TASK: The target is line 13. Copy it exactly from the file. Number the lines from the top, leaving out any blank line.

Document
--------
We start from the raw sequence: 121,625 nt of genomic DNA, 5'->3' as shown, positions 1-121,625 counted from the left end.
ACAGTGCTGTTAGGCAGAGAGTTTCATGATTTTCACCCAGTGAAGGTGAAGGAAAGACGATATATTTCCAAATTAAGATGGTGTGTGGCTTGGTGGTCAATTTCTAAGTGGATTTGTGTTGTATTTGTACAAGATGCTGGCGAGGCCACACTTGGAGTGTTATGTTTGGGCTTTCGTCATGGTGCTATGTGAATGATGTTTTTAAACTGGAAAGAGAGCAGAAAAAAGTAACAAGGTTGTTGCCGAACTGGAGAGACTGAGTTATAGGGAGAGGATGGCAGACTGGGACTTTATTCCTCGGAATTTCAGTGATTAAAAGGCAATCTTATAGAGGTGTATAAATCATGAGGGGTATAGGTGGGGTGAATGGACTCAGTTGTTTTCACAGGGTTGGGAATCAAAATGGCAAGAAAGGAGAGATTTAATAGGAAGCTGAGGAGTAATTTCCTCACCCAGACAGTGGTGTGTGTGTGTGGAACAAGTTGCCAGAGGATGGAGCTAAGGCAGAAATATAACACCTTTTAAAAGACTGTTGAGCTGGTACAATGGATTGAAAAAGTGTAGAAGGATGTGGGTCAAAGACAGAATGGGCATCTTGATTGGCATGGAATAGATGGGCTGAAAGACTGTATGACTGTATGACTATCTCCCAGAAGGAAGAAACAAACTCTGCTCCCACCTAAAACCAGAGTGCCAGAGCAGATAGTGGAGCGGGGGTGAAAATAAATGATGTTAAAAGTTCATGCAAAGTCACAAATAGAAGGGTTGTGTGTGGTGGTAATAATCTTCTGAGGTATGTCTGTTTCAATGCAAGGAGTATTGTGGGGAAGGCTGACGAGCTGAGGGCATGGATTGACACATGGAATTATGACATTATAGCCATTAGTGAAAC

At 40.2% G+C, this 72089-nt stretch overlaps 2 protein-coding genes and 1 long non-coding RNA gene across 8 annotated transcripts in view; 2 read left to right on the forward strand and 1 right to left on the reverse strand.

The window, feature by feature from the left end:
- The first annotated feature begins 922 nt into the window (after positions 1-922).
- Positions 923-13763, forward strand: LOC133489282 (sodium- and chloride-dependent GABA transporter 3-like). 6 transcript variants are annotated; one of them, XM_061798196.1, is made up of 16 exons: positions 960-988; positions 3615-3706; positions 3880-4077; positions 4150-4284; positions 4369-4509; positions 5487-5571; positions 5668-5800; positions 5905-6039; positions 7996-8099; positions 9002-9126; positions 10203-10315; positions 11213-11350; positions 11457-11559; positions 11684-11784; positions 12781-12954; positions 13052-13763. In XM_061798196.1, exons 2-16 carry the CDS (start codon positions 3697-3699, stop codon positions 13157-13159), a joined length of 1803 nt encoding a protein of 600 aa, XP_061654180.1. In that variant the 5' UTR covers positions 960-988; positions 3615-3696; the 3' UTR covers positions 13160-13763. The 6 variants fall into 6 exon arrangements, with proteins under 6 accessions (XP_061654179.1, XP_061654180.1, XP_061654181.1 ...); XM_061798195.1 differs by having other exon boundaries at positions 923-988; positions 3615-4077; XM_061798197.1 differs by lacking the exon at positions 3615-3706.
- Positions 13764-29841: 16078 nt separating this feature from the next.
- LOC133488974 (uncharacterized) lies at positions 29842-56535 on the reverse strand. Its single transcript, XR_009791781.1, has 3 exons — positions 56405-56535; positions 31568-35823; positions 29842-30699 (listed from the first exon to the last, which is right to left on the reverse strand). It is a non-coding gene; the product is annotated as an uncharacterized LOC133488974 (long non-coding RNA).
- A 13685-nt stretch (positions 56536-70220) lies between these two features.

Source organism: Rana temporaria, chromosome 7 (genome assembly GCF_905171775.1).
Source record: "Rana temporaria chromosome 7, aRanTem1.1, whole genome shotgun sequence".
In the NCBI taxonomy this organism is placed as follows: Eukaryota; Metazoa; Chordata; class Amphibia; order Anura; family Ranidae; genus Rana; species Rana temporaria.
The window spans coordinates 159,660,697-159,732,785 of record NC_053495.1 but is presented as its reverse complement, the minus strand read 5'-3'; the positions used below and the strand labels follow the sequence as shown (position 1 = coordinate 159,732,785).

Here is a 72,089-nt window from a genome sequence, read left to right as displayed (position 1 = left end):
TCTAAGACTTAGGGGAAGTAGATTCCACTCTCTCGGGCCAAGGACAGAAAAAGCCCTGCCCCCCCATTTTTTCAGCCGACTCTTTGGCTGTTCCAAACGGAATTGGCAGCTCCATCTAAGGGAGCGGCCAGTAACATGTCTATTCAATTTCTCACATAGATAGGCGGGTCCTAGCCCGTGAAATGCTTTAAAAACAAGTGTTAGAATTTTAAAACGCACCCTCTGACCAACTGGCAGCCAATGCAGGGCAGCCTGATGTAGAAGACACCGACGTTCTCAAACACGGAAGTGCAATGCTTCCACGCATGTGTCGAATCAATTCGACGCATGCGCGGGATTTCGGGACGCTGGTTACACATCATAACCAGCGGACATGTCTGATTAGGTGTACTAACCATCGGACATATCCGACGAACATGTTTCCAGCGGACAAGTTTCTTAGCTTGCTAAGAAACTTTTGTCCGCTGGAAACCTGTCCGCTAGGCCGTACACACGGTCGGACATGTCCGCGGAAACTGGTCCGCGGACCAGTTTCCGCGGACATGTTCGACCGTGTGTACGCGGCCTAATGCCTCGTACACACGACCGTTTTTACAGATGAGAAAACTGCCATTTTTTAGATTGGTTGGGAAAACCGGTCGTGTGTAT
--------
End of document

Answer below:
The window spans coordinates 159,660,697-159,732,785 of record NC_053495.1 but is presented as its reverse complement, the minus strand read 5'-3'; the positions used below and the strand labels follow the sequence as shown (position 1 = coordinate 159,732,785).